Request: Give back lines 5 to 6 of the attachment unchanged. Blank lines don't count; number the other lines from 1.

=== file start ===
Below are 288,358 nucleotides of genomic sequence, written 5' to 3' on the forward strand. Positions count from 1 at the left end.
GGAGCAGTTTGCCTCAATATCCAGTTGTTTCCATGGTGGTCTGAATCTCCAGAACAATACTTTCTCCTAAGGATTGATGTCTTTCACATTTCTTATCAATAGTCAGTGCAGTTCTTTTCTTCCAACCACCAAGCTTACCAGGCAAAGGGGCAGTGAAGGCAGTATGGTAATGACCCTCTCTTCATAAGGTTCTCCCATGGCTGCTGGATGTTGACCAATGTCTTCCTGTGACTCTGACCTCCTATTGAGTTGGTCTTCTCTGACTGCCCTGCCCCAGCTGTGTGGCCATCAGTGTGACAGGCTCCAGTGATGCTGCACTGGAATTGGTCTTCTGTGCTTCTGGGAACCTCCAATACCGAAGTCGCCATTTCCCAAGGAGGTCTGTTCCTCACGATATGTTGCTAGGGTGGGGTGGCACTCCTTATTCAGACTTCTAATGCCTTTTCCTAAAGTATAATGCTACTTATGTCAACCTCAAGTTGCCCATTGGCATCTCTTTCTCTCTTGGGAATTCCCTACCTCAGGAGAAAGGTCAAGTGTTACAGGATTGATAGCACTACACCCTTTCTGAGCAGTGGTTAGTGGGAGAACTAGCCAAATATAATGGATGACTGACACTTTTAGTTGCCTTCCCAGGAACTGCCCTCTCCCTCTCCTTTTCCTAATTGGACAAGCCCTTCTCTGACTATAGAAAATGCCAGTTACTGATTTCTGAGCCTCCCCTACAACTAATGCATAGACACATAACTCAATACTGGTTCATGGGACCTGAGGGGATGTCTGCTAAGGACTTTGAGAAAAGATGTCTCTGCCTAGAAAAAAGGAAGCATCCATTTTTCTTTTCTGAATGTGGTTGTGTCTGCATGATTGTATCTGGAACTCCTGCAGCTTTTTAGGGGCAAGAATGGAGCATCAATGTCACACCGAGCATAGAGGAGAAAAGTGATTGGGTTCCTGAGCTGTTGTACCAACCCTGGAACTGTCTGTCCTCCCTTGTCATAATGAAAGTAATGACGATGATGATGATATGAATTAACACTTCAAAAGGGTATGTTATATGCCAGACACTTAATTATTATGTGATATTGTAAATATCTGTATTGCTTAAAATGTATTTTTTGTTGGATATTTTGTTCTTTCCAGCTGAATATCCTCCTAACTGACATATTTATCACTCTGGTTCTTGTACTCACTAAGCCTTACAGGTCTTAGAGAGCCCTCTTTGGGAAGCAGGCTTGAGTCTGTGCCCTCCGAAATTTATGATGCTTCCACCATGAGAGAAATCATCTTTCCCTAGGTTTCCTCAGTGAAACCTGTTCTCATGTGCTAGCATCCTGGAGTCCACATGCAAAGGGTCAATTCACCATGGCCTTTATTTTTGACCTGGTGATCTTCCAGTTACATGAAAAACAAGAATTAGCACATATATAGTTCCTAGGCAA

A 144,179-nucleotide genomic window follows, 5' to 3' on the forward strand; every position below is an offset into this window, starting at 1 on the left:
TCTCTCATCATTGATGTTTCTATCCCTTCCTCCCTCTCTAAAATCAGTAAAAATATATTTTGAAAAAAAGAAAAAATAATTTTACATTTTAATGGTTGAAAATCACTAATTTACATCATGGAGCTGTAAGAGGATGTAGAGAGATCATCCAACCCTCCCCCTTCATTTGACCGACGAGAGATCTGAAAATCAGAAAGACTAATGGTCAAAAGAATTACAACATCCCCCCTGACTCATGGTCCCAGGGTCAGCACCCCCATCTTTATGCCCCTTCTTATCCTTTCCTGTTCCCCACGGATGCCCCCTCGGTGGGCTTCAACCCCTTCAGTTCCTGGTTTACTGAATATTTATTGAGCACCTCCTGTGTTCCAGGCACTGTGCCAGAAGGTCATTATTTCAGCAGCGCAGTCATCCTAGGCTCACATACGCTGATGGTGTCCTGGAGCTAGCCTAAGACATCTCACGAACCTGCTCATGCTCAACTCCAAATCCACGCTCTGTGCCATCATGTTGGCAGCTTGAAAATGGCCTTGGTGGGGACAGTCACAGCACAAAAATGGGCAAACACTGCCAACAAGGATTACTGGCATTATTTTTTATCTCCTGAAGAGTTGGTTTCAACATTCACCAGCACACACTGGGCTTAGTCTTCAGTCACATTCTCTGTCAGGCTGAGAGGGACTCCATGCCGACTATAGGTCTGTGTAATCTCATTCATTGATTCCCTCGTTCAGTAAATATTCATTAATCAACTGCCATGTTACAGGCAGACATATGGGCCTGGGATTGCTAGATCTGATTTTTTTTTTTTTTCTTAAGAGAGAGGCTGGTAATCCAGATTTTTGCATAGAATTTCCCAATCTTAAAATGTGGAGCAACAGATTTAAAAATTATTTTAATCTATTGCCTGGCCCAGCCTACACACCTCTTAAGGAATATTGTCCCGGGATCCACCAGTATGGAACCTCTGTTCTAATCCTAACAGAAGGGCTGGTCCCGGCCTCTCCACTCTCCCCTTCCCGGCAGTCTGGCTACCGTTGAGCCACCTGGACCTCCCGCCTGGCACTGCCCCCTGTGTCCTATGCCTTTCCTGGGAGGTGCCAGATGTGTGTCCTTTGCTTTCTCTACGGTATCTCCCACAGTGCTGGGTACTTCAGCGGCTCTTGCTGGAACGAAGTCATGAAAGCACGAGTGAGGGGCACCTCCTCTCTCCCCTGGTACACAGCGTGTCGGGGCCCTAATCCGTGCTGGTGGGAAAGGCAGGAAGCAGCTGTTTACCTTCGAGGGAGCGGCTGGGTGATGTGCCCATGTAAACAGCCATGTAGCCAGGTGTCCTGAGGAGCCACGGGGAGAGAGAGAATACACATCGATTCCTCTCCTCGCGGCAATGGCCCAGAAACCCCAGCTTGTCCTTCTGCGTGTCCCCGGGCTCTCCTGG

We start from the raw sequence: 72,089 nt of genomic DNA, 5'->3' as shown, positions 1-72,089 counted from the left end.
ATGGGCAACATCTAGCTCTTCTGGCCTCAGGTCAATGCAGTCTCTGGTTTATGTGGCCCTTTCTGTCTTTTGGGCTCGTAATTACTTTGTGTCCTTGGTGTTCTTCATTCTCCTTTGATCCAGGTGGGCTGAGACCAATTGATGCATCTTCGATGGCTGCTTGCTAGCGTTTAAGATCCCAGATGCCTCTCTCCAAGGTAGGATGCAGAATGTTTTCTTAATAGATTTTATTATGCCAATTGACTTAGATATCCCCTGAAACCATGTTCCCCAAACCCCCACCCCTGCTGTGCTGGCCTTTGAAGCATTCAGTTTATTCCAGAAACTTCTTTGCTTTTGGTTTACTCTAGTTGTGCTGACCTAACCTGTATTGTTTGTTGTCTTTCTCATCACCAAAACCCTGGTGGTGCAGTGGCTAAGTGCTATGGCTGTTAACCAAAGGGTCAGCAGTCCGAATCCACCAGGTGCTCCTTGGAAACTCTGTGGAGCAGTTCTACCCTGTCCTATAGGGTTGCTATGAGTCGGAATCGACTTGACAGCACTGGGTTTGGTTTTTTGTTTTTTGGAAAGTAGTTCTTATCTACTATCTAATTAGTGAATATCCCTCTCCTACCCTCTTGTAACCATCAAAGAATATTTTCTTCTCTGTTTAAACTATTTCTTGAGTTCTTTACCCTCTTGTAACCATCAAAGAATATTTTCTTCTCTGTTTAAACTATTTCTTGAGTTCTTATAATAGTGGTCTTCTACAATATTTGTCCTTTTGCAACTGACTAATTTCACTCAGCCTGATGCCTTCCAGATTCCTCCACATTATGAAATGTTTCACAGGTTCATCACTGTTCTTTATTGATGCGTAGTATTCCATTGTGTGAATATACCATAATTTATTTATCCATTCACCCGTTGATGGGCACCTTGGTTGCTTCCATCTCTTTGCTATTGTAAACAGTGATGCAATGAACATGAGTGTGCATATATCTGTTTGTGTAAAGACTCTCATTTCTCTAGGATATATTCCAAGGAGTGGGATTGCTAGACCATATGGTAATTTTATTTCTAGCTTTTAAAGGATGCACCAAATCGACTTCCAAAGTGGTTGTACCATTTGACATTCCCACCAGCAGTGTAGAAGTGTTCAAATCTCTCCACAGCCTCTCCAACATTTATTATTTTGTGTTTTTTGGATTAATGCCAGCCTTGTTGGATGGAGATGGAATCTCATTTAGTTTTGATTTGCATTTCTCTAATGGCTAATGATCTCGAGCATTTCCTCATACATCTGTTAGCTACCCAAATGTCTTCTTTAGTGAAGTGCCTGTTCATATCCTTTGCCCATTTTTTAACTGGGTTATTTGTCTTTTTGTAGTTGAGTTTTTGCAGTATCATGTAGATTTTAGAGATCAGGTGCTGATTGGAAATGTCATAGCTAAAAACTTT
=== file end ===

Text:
We start from the raw sequence: 72,089 nt of genomic DNA, 5'->3' as shown, positions 1-72,089 counted from the left end.
ATGGGCAACATCTAGCTCTTCTGGCCTCAGGTCAATGCAGTCTCTGGTTTATGTGGCCCTTTCTGTCTTTTGGGCTCGTAATTACTTTGTGTCCTTGGTGTTCTTCATTCTCCTTTGATCCAGGTGGGCTGAGACCAATTGATGCATCTTCGATGGCTGCTTGCTAGCGTTTAAGATCCCAGATGCCTCTCTCCAAGGTAGGATGCAGAATGTTTTCTTAATAGATTTTATTATGCCAATTGACTTAGATATCCCCTGAAACCATGTTCCCCAAACCCCCACCCCTGCTGTGCTGGCCTTTGAAGCATTCAGTTTATTCCAGAAACTTCTTTGCTTTTGGTTTACTCTAGTTGTGCTGACCTAACCTGTATTGTTTGTTGTCTTTCTCATCACCAAAACCCTGGTGGTGCAGTGGCTAAGTGCTATGGCTGTTAACCAAAGGGTCAGCAGTCCGAATCCACCAGGTGCTCCTTGGAAACTCTGTGGAGCAGTTCTACCCTGTCCTATAGGGTTGCTATGAGTCGGAATCGACTTGACAGCACTGGGTTTGGTTTTTTGTTTTTTGGAAAGTAGTTCTTATCTACTATCTAATTAGTGAATATCCCTCTCCTACCCTCTTGTAACCATCAAAGAATATTTTCTTCTCTGTTTAAACTATTTCTTGAGTTCTTTACCCTCTTGTAACCATCAAAGAATATTTTCTTCTCTGTTTAAACTATTTCTTGAGTTCTTATAATAGTGGTCTTCTACAATATTTGTCCTTTTGCAACTGACTAATTTCACTCAGCCTGATGCCTTCCAGATTCCTCCACATTATGAAATGTTTCACAGGTTCATCACTGTTCTTTATTGATGCGTAGTATTCCATTGTGTGAATATACCATAATTTATTTATCCATTCACCCGTTGATGGGCACCTTGGTTGCTTCCATCTCTTTGCTATTGTAAACAGTGATGCAATGAACATGAGTGTGCATATATCTGTTTGTGTAAAGACTCTCATTTCTCTAGGATATATTCCAAGGAGTGGGATTGCTAGACCATATGGTAATTTTATTTCTAGCTTTTAAAGGATGCACCAAATCGACTTCCAAAGTGGTTGTACCATTTGACATTCCCACCAGCAGTGTAGAAGTGTTCAAATCTCTCCACAGCCTCTCCAACATTTATTATTTTGTGTTTTTTGGATTAATGCCAGCCTTGTTGGATGGAGATGGAATCTCATTTAGTTTTGATTTGCATTTCTCTAATGGCTAATGATCTCGAGCATTTCCTCATACATCTGTTAGCTACCCAAATGTCTTCTTTAGTGAAGTGCCTGTTCATATCCTTTGCCCATTTTTTAACTGGGTTATTTGTCTTTTTGTAGTTGAGTTTTTGCAGTATCATGTAGATTTTAGAGATCAGGTGCTGATTGGAAATGTCATAGCTAAAAACTTT